"The President and the members of his war cabinet now routinely wave at the horizon and speak about the long arc of history’s judgment—many years or decades must pass, they suggest, before the overthrow of Saddam and its impact on the Middle East can be properly evaluated. This is not only an evasion; it is bad historiography. Particularly in free societies, botched or unnecessary military invasions are almost always recognized as mistakes by the public and the professional military soon after they happen, and are rarely vindicated by time. This was true of the Boer War, Suez, and the Israeli invasion of Lebanon, and it will be true of Iraq. At best, when enough time has passed, and the human toll is not so palpable, we may come to think of the invasion, and its tragicomedy of missing weapons, as just another imperial folly, the way we now remember the Spanish-American War or the doomed British invasions of Afghanistan. But that will take a very long time, and it will never pass as vindication."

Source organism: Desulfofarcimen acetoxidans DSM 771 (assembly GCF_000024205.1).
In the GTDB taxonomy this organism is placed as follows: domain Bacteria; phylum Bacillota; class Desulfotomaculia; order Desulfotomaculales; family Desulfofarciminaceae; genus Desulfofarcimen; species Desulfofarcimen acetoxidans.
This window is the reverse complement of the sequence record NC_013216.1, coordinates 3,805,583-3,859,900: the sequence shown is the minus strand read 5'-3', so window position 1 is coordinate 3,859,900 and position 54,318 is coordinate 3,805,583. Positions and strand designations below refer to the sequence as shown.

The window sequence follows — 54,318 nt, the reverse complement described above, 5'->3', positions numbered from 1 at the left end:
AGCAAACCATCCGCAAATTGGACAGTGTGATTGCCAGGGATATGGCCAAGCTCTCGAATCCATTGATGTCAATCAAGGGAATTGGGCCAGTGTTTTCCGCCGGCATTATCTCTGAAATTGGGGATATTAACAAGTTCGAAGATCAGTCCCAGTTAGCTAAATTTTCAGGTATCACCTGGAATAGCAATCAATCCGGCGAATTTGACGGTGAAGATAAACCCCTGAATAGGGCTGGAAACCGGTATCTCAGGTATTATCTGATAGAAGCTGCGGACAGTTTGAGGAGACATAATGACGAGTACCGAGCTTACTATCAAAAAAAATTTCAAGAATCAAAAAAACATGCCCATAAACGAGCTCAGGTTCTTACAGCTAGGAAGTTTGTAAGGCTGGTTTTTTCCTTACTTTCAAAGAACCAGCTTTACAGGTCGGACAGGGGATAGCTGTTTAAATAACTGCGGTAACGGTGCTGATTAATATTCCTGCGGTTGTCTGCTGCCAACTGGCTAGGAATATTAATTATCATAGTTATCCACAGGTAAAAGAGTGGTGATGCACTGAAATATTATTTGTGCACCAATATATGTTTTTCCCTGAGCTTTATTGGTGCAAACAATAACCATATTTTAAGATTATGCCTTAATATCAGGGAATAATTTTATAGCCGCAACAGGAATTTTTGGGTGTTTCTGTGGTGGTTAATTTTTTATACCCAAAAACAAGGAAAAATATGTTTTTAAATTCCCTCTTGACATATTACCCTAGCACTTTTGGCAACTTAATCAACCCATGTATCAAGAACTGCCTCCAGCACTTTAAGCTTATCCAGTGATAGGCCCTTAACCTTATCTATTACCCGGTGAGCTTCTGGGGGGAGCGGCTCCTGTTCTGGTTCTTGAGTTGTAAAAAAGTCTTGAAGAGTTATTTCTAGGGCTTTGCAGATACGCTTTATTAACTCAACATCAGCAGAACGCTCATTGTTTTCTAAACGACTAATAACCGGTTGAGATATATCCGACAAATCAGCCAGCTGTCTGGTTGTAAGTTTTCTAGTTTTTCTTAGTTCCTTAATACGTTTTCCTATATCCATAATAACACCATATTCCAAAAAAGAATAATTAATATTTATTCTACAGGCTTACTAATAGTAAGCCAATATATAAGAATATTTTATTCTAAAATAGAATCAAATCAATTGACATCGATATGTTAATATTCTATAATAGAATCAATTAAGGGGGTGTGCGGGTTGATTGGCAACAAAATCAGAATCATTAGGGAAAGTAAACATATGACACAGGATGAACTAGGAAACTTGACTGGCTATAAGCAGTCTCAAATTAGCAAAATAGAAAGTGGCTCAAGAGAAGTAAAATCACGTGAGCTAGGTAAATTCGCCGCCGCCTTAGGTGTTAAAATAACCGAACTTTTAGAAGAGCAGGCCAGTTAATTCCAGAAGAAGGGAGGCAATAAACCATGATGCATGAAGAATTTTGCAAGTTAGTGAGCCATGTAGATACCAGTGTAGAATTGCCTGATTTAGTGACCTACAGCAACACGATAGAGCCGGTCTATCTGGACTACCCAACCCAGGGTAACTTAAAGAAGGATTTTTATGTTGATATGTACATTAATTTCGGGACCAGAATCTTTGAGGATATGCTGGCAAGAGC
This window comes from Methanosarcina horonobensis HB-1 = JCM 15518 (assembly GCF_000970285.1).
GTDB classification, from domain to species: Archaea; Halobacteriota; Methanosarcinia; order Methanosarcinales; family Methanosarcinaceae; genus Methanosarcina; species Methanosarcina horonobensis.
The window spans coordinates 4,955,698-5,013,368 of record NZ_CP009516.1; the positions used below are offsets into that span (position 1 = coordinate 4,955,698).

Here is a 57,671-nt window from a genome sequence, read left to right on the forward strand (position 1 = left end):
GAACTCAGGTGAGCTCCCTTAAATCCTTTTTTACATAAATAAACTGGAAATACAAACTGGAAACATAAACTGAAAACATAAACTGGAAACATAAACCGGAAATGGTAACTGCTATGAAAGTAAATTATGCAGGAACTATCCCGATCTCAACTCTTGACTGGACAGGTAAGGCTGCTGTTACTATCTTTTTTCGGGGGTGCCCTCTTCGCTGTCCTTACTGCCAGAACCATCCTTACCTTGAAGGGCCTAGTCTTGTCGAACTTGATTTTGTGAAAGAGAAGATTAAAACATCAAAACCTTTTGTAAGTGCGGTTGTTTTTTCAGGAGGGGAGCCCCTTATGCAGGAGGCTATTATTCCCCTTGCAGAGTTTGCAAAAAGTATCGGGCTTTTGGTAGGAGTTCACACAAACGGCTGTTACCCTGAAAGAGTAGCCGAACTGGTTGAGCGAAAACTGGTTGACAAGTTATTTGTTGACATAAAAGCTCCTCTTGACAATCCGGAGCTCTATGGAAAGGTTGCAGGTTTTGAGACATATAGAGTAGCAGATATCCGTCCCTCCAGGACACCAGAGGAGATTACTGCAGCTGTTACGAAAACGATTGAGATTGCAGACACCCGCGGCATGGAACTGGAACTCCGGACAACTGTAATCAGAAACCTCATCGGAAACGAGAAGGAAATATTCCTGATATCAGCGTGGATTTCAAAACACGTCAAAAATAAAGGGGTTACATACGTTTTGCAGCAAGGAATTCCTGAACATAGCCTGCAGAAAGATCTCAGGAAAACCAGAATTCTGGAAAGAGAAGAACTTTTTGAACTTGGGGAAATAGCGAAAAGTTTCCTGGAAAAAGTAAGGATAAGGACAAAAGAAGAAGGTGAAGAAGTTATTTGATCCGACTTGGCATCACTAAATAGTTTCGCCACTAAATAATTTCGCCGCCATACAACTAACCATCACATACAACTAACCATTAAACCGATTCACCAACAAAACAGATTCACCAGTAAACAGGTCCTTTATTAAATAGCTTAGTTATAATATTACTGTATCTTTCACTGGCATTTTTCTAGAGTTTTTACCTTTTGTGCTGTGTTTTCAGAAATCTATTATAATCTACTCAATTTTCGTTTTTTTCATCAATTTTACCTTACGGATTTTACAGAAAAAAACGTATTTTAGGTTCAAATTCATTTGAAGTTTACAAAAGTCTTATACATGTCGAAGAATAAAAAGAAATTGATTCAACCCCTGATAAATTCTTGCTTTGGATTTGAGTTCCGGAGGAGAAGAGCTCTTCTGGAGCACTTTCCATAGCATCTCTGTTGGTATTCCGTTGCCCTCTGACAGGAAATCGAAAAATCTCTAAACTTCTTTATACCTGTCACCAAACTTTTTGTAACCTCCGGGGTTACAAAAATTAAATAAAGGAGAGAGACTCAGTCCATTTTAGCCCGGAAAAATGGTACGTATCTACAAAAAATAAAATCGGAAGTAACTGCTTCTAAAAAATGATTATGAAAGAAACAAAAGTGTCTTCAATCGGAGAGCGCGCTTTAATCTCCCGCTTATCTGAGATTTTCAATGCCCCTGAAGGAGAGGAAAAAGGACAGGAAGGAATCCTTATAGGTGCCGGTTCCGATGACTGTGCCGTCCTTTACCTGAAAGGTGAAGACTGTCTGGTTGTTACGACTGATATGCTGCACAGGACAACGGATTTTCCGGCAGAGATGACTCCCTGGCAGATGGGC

Tuesday, April 4, 2006
. . . it will never pass as vindication.
The New Yorker: The Talk of the Town: Steve Coll: